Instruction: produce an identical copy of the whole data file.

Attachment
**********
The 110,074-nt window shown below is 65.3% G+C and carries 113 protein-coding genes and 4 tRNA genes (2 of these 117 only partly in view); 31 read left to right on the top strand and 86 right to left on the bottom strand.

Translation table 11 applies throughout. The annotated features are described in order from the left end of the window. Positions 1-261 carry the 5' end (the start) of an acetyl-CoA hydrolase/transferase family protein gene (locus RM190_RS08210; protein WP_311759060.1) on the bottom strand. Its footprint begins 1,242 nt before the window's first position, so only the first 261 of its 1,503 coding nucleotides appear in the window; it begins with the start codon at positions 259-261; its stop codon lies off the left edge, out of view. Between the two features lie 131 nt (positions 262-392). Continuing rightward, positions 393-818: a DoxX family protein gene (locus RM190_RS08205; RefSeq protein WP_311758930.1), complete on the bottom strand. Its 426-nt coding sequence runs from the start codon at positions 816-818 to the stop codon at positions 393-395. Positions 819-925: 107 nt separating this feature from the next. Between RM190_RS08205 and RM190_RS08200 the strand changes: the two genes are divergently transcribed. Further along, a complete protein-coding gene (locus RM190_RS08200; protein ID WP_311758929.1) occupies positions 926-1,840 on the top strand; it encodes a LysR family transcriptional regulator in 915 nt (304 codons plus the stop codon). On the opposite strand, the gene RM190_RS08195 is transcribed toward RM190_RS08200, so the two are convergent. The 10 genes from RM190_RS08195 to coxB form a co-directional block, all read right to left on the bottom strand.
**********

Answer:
The 110,074-nt window shown below is 65.3% G+C and carries 113 protein-coding genes and 4 tRNA genes (2 of these 117 only partly in view); 31 read left to right on the top strand and 86 right to left on the bottom strand.

Translation table 11 applies throughout. The annotated features are described in order from the left end of the window. Positions 1-261 carry the 5' end (the start) of an acetyl-CoA hydrolase/transferase family protein gene (locus RM190_RS08210; protein WP_311759060.1) on the bottom strand. Its footprint begins 1,242 nt before the window's first position, so only the first 261 of its 1,503 coding nucleotides appear in the window; it begins with the start codon at positions 259-261; its stop codon lies off the left edge, out of view. Between the two features lie 131 nt (positions 262-392). Continuing rightward, positions 393-818: a DoxX family protein gene (locus RM190_RS08205; RefSeq protein WP_311758930.1), complete on the bottom strand. Its 426-nt coding sequence runs from the start codon at positions 816-818 to the stop codon at positions 393-395. Positions 819-925: 107 nt separating this feature from the next. Between RM190_RS08205 and RM190_RS08200 the strand changes: the two genes are divergently transcribed. Further along, a complete protein-coding gene (locus RM190_RS08200; protein ID WP_311758929.1) occupies positions 926-1,840 on the top strand; it encodes a LysR family transcriptional regulator in 915 nt (304 codons plus the stop codon). On the opposite strand, the gene RM190_RS08195 is transcribed toward RM190_RS08200, so the two are convergent. The 10 genes from RM190_RS08195 to coxB form a co-directional block, all read right to left on the bottom strand.